The role of parental anxiety in the treatment of childhood anxiety

J Consult Clin Psychol. 1998 Dec;66(6):893-905. doi: 10.1037//0022-006x.66.6.893.

Abstract

Sixty-seven children aged 7 to 14 who met diagnostic criteria for an anxiety disorder were assigned to conditions according to parental anxiety level. Within these conditions, children were randomly assigned to 1 of 2 treatments: child-focused cognitive-behavioral therapy (CBT) or child-focused CBT plus parental anxiety management (CBT + PAM). At posttreatment, results indicated that within the child-anxiety-only condition, 82% of the children in the CBT condition no longer met criteria for an anxiety disorder compared with 80% in the CBT + PAM condition. Within the child + parental anxiety condition, 39% in the CBT condition no longer met criteria compared with 77% in the CBT + PAM condition. At follow-up, these differences were maintained, with some weakening over time. Results were not consistent across outcome measures. The interpretation and potential clinical implications of these findings are discussed.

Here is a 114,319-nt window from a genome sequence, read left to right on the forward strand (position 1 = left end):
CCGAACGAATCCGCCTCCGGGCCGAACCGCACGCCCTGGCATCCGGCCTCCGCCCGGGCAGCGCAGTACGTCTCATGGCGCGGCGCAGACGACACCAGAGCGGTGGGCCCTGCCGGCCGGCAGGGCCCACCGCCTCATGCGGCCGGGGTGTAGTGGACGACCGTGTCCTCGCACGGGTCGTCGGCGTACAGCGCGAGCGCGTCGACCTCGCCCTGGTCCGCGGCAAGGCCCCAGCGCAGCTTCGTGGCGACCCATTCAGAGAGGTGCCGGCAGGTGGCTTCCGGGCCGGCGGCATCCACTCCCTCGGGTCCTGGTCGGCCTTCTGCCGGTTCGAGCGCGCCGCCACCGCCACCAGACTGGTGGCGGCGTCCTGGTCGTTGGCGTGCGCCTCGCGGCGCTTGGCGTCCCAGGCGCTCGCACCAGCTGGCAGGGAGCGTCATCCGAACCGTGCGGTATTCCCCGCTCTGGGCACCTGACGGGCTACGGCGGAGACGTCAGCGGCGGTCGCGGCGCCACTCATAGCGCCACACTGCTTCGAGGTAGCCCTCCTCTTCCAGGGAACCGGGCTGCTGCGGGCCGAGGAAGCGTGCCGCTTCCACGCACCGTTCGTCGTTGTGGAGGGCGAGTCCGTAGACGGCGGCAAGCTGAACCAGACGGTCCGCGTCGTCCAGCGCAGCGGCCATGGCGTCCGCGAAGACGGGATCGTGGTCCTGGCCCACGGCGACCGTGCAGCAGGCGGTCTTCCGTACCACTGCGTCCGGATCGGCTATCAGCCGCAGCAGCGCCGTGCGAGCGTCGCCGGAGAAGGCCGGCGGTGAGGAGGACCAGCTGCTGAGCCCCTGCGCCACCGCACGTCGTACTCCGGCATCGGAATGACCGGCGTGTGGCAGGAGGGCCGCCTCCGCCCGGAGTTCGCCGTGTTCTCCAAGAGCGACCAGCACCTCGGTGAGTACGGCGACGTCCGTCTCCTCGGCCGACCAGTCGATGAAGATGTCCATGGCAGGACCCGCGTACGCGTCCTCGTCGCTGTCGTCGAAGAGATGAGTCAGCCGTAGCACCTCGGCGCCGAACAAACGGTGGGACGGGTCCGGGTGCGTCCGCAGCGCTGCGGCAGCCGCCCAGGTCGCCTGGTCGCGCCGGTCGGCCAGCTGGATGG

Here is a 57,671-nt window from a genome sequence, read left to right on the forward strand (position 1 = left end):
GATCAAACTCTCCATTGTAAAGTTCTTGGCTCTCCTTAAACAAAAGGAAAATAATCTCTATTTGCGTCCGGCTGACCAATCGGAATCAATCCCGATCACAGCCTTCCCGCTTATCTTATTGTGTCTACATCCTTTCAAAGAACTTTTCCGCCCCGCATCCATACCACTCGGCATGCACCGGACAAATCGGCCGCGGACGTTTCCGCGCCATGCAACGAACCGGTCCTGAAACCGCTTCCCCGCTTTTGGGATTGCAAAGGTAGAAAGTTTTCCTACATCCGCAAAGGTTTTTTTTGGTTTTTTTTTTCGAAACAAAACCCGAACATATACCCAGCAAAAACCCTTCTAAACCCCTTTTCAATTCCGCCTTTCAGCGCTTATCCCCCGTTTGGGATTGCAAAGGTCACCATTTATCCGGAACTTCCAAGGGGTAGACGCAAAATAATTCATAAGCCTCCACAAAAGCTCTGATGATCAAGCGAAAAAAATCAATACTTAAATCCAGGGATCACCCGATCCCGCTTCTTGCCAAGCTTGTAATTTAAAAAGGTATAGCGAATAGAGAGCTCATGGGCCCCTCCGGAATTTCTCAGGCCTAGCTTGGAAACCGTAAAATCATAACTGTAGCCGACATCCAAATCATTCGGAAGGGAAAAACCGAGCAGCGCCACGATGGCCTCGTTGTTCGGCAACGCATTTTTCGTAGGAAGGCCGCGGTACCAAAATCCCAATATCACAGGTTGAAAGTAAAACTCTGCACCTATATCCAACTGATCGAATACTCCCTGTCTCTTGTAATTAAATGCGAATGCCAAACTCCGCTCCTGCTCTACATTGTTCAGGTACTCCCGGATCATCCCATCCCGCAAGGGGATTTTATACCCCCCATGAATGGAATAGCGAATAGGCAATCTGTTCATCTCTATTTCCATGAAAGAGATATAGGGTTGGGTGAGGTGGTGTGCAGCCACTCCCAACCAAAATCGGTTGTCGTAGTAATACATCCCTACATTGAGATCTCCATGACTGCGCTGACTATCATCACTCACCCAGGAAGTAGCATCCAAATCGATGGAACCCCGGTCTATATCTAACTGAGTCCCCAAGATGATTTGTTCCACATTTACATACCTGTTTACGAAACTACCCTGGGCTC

Publication types

  • Clinical Trial
  • Randomized Controlled Trial
  • Research Support, Non-U.S. Gov't

MeSH terms

  • Adolescent
  • Adult
  • Analysis of Variance
  • Anxiety Disorders / diagnosis*
  • Anxiety Disorders / therapy*
  • Chi-Square Distribution
  • Child
  • Cognitive Behavioral Therapy / methods*
  • Family Therapy / methods*
  • Female
  • Humans
  • Male
  • Parent-Child Relations*
  • Psychiatric Status Rating Scales
  • Psychotherapy, Group / methods*
  • Treatment Outcome